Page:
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Tuesday, March 23, 2010

Nestle "fiasco" continues: Indonesian oil palm planters threaten boycott too

Photo: An orangutan is seen with an tranquilizer dart in his side - to make him sleep before rangers relocate him to another place on Borneo island, away from this palm oil plantation.. Photo taken on November 19, 2008. (AFP/AFP/Getty Images)via
by Jeremy Hance

Candy and food giant Nestle is finding itself between a rock and a hard place. The online campaign against Nestle continues: today protesters once again posted thousands of negative messages on the company's Facebook page, most demanding that Nestle cut out palm oil linked to deforestation from its products. At the same time, a new problem has cropped up for Nestle: Indonesian oil palm planters are threatening to boycott Nestle products.

Proving that the issues surrounding oil palm and deforestation are nothing if not complex: Facebook protestors say they will boycott Nestle if it doesn't cut out all links to Sinar Mas, a company that Greenpeace has linked to deforestation, whereas the Indonesia Palm Oil Growers Association are preparing a boycott if Nestle stops buying from Sinar Mas, according to the Jakarta Globe.

"About 10 million oil palm farmers in 20 Indonesian provinces have stated their readiness to boycott Nestle products. Apkasindo [Indonesian Palm Oil Growers Association] is now preparing to draw up a list of Nestle products on the market," Asmar Arsjad, Apkasindo secretary general, said over the weekend, adding that if Nestle stops buying from Sinar Mas it would hurt palm oil producers.

Adding fuel to fire, Antara News reports that Indonesian and Malaysian palm oil producers are threatening to stop exports of crude palm oil to the US and the EU if negative campaigns over their environmental practices continue. Palm oil, the world's most productive oil seed, has come to be used in everything from food products to cosmetics.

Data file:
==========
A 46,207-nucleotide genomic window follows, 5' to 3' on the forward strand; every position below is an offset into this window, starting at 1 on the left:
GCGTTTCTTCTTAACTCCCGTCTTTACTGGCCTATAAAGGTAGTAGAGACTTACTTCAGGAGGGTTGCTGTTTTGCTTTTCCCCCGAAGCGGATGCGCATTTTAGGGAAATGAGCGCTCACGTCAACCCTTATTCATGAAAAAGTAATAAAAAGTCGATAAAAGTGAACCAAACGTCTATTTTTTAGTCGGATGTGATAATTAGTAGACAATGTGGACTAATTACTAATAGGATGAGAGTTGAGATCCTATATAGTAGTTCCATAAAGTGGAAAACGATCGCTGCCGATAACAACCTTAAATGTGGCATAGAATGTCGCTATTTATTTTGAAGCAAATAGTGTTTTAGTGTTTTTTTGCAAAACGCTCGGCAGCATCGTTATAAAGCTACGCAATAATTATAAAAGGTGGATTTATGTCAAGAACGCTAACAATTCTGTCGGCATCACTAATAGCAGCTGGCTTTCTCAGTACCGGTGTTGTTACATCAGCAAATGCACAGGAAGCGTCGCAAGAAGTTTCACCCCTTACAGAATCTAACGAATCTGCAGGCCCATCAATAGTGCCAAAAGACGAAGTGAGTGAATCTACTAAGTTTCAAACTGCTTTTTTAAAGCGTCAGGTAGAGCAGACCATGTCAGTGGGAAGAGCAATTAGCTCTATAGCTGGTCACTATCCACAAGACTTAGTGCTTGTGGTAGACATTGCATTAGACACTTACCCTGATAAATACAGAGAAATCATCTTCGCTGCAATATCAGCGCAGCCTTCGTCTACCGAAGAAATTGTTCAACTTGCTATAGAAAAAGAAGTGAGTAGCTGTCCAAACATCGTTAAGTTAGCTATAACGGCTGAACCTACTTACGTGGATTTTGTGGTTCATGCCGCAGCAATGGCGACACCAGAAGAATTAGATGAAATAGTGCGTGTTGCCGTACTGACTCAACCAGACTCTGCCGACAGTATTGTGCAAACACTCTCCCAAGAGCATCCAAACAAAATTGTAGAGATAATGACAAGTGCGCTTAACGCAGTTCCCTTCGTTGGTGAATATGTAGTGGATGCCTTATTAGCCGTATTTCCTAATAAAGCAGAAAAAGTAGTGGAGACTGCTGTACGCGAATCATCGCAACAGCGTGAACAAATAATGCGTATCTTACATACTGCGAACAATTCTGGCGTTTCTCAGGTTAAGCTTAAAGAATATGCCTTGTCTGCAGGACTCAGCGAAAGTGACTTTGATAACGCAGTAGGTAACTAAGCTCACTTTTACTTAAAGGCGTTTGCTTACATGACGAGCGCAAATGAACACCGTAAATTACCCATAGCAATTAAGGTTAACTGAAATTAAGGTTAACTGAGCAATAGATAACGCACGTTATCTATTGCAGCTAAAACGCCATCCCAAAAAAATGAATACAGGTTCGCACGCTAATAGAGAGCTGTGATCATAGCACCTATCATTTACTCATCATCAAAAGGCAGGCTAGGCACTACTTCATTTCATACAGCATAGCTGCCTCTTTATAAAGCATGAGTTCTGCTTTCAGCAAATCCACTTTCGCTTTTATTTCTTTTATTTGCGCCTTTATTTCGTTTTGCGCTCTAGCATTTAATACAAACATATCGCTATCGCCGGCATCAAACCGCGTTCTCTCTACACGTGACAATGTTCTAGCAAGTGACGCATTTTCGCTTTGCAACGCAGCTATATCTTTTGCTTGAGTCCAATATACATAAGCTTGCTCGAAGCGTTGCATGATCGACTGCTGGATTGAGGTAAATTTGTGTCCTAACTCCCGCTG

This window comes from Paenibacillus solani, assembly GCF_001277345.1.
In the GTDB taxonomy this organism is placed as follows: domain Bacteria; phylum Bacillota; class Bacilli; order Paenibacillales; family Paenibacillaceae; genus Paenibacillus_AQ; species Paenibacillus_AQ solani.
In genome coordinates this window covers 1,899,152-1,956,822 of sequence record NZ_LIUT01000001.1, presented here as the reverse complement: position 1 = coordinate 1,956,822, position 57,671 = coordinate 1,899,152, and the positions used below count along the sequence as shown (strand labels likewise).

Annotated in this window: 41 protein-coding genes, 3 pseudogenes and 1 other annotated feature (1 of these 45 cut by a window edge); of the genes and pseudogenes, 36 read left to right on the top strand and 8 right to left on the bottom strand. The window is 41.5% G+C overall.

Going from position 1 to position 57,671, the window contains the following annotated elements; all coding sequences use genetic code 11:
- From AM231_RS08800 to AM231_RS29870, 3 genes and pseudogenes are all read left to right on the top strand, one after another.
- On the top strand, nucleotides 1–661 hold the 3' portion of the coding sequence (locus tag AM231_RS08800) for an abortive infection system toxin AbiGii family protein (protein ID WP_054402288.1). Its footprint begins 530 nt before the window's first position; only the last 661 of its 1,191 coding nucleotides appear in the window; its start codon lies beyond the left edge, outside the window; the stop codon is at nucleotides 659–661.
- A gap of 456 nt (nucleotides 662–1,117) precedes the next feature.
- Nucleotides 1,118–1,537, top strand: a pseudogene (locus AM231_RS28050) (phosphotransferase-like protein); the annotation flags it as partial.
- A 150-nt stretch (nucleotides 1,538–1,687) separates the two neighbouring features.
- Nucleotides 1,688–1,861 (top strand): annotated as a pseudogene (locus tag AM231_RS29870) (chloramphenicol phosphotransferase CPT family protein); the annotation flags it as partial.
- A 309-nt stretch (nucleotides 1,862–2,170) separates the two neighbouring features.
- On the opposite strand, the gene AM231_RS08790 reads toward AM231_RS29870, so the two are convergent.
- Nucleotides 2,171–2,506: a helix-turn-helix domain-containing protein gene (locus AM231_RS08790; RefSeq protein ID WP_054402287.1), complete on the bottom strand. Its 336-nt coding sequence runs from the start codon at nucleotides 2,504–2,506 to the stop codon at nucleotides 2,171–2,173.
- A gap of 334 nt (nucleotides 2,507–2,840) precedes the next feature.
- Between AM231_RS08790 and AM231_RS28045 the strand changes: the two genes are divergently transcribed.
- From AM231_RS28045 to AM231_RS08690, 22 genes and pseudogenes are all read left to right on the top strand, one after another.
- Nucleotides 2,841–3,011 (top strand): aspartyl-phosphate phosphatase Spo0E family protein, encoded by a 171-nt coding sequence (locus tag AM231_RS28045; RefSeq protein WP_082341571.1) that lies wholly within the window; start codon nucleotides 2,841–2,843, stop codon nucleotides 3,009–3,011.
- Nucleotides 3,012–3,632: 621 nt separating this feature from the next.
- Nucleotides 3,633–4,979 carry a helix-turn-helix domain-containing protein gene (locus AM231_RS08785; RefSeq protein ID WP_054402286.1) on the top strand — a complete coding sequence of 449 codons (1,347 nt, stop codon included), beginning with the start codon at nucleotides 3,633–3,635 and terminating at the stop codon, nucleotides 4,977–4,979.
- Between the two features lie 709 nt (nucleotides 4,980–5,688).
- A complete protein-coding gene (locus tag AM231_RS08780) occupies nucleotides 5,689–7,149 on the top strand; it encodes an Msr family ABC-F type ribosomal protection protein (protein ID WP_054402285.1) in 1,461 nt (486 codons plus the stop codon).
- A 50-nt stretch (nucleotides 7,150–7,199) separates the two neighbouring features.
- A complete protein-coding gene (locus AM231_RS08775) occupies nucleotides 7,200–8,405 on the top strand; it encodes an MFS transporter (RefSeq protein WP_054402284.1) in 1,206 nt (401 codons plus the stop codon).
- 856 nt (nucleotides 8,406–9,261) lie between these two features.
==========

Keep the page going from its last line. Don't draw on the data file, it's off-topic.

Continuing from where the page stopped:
Nestle has already promised it will stop purchasing from Sinar Mas due to a report from Greenpeace showing that the Indonesian company was involved in destruction of rainforests and peatlands for oil palm plantations. However, Nestle still buys indirectly from Sinar Mas, since one of its suppliers, Cargill, buys from the Indonesian company.

Greenpeace and thousands of online protestors are demanding that Nestle sever all ties with Sinar Mas, direct or indirect. The company has responded that it will purchase only sustainable palm oil by 2015—a comment that angered most.

The online protest against the multi billion-dollar corporation, which began last Wednesday, took on a life of its own after the company had a Greenpeace video criticizing the company removed from YouTube, citing copyright violations. This action, seen by many as censorship, caused the video to go viral: it has been watched hundreds of thousands of times since. Statements made by Nestle on their Facebook fan page, which many viewed as rude, only worsened the situation for the company.

At the crux of the conflict is the importance of the world's rainforests for mitigating climate change and preserving biodiversity. Indonesia is the third largest emitter of greenhouse gases in the world due largely to deforestation. Between 1990 and 2005, Indonesia lost more than 28 million hectares of forest, including 21.7 hectares of virgin forest. The country's forest cover has declined from 82 percent in the 1960s to less than fifty percent today.

One of the world's most biodiverse countries, many of Indonesia's species are gravely threatened by deforestation, including both the Bornean and Sumatran orangutans; Asian elephants; Sumatran tigers; Javan and Sumatran rhinos; several species of tarsiers; the small wild cattle, anoa; and the proboscis monkey to name a few.

In all, Indonesia is home to over 30,000 recorded species of plants and over 3,000 mammals, birds, reptiles, and amphibians. Yet, the deputy assistant of biodiversity conservation at the State Environment Ministry, Utami Andayani, recently told the Jakarta Post that likely only half of Indonesia's species are known to science.

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